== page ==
28 Mar 23
Housing Secretary Michael Gove says he’s going to make changes to the Levelling Up and Regeneration Bill currently going through Parliament in a bid to stem the growth of Airbnbs.
In a Parliamentary debate last week Gove was questioned by former Liberal Democrat leader Tim Farron, who has previously campaigned against the proliferation of short lets in his Lake District constituency.
Farron, who represents Westmorland and Lonsdale, told MPs: “In the Lakes and the dales of Cumbria we have 63 per cent of our employers operating below capacity because there aren’t enough workers in the area. The big problem for us – which I know [Michael Gove] is seeking to tackle – is the collapse the long-term private rented sector into Airbnb.
“Could he give me some assurance of when this government will change planning law to allow communities like mine to control our housing stock so there are enough homes, affordable and available, for local families and local workers?”
The Housing Secretary replied: “Of course we want to have a labour market that works, and of course we want to have a tourism sector that works.
“But there is a problem in the private rented sector, particularly in beautiful parts of our country like those which he represents, where we do have homes which are turned into Airbnbs and into holiday lets in a way that actually impedes the capacity of young workers to find a place where they can stay in the locale that they love and contribute to the economy of which they wish to be part.”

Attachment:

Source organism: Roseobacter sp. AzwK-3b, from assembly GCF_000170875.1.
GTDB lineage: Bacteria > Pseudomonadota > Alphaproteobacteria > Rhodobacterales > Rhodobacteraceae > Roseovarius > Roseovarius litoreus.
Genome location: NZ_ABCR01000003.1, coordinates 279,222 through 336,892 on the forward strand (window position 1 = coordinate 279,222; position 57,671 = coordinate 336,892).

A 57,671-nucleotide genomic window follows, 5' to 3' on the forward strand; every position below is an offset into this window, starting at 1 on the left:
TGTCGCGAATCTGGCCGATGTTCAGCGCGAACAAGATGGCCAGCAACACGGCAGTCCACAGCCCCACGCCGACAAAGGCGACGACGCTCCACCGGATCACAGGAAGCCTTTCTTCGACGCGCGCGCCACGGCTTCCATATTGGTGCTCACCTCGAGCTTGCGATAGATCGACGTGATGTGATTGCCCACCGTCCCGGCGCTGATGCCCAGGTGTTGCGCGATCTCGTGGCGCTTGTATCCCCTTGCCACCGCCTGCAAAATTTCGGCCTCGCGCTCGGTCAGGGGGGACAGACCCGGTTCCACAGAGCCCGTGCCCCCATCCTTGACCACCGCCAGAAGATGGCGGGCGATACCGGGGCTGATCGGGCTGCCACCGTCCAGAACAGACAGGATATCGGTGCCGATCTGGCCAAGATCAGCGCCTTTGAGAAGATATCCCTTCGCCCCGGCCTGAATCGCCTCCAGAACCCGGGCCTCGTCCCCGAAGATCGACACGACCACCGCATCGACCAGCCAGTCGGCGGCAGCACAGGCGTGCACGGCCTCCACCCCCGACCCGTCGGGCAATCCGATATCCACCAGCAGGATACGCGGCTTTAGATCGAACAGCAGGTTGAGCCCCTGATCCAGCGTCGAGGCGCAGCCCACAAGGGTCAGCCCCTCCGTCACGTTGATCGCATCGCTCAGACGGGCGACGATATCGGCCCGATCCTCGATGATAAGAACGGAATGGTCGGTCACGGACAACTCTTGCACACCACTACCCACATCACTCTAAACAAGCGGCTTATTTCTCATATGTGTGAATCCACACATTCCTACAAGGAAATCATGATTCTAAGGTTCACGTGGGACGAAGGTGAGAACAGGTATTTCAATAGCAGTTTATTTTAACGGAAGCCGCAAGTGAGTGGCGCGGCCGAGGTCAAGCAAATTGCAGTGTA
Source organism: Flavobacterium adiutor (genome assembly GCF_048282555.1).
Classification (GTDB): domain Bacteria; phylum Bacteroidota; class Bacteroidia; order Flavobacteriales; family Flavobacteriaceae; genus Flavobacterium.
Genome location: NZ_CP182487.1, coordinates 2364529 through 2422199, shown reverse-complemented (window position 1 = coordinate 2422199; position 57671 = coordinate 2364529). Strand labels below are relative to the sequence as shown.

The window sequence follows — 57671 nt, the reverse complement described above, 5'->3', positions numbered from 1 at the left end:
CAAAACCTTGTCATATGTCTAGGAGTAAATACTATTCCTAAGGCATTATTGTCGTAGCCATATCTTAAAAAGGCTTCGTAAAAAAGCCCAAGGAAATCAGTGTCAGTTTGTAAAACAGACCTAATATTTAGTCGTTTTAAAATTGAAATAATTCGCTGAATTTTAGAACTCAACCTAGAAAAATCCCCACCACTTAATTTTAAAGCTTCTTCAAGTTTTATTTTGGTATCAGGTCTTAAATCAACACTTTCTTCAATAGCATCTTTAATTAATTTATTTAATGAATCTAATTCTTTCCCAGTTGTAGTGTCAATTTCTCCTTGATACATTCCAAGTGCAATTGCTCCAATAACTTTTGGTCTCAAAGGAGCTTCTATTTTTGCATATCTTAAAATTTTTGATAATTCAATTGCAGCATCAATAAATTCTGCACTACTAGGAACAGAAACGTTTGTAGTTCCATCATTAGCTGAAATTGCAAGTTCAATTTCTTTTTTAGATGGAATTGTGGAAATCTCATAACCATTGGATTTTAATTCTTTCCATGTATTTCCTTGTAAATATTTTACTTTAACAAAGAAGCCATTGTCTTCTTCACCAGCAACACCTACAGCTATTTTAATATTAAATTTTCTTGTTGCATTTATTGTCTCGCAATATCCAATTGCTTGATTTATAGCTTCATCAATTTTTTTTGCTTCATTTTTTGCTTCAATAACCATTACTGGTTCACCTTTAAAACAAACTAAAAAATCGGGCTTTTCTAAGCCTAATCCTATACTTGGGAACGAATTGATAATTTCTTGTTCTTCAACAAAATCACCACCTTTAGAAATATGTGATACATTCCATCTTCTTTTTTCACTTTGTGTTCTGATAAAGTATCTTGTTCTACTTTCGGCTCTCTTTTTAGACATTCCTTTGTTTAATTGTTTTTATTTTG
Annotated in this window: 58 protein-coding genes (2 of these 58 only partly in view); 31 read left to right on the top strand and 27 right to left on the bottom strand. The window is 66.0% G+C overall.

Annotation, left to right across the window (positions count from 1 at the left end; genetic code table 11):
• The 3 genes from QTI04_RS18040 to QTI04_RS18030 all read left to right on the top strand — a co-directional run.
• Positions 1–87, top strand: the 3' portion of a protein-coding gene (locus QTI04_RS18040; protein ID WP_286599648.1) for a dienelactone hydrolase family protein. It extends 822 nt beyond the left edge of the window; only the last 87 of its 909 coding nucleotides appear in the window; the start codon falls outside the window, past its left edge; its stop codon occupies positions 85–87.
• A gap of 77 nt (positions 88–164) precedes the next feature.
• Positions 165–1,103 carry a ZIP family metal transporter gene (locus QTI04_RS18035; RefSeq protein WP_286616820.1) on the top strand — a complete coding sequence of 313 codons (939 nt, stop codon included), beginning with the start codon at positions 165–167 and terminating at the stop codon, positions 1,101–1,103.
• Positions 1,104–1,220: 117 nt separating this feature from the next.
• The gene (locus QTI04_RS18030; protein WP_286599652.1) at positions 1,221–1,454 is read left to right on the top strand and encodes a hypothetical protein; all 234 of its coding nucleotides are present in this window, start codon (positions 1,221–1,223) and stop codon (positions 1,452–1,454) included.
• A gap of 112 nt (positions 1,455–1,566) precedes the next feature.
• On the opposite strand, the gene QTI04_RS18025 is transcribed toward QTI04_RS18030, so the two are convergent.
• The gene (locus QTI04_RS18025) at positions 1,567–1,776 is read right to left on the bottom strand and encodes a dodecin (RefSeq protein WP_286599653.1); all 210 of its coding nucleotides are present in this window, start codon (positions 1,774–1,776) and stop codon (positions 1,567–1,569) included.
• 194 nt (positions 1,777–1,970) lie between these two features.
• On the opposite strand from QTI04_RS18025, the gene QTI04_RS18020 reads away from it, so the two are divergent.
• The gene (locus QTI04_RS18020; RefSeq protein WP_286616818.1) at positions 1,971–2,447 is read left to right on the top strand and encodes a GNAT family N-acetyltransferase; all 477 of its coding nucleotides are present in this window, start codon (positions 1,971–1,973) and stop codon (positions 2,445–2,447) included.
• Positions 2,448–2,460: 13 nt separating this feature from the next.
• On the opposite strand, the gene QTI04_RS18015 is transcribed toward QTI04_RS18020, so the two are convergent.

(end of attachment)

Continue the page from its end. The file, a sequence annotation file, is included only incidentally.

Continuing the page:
He added: “We will be bringing forward some planning changes to the Levelling Up and Regeneration Bill which are intended to ensure that we have restrictions over the way that homes can be turned into Airbnbs.”
In June last year the government formally launched a review into the effect of short-term holiday lets in a bid to improve the holiday letting market for those living in popular tourism destinations.
A scheme, proposed in the review, could involve physical checks of premises to ensure regulations in areas including health and safety, noise and anti-social behaviour are obeyed.
Further measures the government was said to be considering at that time included a registration ‘kitemark’ scheme with spot checks for compliance with rules on issues such as gas safety, a self-certification scheme for hosts to register with before they can operate, and better information or a single source of guidance setting out the legal requirements for providers.
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